Controversy

British magazine sparks outrage with sexist cover about childless politicians

https://twitter.com/NewStatesman/status/621302039440699392/photo/1

The British magazine New Statesman ignited some outrage this week when it released its most recent cover art accompanying a cover story titled, “The Motherhood Trap: Why are so many successful women childless?” The cover illustration depicted some of the women discussed in the article — German Chancellor Angela Merkel, Scottish National Party leader Nicola Sturgeon, Conservative member of Parliament Theresa May, and Labor member of Parliament Liz Kendall — as standing around a crib with a ballot box in it. People immediately took to Twitter to express outrage, with Nicola Sturgeon (one of the women pictured) tweeting “Jeezo … we appear to have woken up in 1965 this morning!” The controversy seemed to baffle people, as the New Statesman is seen as a left-leaning magazine, and the article’s author, deputy editor Helen Lewis, has often written material in support of feminist issues. While some people criticized the story, asking whether the New Statesman would write a similar article about men, others (including Lewis) were quick to point out that the actual article hadn’t come out yet, and people should hold their judgment. In the article, Lewis argues that women face increased scrutiny and pressure when it comes to children and work, and Britain should reassess its attitude on that front, noting that, “Until then, men enjoy a double advantage, whether they have children or not.” A lot of people — including Nicola Sturgeon — reassessed their outrage after they had read the article, while maintaining that the cover art was lamentable.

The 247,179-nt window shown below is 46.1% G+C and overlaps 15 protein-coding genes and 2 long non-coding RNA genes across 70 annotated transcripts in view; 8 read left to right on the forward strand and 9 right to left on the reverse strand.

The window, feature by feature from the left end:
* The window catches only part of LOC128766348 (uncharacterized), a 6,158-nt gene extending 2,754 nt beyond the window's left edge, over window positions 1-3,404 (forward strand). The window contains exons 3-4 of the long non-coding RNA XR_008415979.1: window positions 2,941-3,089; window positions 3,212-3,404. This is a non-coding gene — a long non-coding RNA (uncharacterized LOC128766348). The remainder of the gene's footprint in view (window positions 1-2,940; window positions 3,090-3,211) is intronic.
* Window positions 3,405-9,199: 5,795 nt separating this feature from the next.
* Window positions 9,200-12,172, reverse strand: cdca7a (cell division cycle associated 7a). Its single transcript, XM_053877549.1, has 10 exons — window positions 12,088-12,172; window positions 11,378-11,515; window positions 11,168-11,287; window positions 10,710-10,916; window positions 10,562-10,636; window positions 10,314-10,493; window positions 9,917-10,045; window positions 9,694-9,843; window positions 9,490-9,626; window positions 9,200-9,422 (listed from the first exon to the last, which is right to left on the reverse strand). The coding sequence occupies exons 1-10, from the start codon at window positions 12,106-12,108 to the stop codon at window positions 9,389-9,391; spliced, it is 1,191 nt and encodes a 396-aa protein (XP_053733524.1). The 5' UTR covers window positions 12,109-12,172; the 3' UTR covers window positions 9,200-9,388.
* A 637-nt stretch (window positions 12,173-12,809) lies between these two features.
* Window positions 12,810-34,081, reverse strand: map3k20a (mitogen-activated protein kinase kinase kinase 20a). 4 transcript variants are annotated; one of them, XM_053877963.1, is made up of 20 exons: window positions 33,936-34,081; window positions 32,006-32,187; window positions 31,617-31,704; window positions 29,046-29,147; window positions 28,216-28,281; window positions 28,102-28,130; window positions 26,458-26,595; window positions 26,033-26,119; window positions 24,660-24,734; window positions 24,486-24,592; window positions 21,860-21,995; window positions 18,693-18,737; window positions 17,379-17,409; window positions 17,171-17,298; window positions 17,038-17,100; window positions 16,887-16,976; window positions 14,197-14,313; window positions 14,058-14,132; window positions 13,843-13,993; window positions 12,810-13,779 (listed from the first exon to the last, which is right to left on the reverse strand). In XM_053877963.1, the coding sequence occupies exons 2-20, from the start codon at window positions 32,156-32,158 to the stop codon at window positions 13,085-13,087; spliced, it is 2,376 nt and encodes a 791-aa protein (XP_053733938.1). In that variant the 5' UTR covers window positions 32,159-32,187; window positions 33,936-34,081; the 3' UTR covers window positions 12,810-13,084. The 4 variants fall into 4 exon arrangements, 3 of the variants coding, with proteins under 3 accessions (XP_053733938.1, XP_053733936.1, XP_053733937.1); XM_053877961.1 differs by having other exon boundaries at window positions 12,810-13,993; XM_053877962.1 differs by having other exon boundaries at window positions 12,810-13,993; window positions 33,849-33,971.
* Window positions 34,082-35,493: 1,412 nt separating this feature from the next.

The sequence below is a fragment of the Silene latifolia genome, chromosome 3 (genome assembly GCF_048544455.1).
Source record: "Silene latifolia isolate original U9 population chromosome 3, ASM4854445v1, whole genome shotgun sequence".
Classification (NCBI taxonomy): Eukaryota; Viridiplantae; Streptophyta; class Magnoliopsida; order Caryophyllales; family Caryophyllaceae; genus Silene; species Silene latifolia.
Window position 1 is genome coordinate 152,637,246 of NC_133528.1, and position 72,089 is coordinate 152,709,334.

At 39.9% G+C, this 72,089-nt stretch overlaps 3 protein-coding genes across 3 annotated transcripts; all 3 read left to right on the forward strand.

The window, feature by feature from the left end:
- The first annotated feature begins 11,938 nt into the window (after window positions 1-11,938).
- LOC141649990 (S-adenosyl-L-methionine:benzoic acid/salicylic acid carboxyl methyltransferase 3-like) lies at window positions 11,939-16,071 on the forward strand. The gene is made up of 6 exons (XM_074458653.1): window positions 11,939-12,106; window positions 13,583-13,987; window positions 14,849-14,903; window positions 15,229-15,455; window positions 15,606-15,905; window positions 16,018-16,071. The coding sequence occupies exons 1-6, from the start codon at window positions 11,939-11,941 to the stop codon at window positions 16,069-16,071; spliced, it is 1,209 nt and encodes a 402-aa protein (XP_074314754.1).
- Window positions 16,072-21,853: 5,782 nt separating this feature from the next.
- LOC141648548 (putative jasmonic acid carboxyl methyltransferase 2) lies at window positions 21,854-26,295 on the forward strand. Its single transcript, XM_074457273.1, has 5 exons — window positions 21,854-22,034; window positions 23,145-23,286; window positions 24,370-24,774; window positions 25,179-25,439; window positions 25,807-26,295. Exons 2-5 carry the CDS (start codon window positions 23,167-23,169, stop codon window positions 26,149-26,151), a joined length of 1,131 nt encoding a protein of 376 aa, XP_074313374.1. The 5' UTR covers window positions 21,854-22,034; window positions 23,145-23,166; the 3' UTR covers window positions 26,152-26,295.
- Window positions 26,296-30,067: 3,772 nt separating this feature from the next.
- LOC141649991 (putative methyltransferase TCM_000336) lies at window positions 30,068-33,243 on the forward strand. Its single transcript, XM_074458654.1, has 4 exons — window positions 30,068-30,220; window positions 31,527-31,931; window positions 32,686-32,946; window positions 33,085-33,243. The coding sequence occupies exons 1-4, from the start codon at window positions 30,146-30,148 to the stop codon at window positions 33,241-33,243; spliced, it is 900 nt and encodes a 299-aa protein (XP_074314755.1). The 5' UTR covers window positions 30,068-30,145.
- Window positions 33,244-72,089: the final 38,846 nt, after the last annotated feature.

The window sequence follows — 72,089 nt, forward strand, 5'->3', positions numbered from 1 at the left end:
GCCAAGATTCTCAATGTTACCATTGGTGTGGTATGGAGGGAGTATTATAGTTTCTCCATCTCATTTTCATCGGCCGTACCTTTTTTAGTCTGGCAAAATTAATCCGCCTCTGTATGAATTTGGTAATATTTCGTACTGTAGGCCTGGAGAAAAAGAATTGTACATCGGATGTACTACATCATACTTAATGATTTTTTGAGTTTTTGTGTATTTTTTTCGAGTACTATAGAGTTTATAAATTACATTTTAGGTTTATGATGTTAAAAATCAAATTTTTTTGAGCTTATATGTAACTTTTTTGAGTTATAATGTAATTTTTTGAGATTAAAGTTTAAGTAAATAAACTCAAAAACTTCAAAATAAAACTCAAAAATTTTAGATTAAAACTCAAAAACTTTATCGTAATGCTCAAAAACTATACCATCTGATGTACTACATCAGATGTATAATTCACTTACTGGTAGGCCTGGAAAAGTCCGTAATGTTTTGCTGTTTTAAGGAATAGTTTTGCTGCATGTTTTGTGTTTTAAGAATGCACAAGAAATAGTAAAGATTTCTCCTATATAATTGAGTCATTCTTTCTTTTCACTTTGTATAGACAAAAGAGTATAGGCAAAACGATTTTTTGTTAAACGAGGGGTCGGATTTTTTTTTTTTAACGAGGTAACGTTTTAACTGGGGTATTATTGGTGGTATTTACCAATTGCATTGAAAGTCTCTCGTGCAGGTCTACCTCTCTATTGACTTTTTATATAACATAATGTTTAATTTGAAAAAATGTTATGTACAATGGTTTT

Read the full story at The Washington Post.

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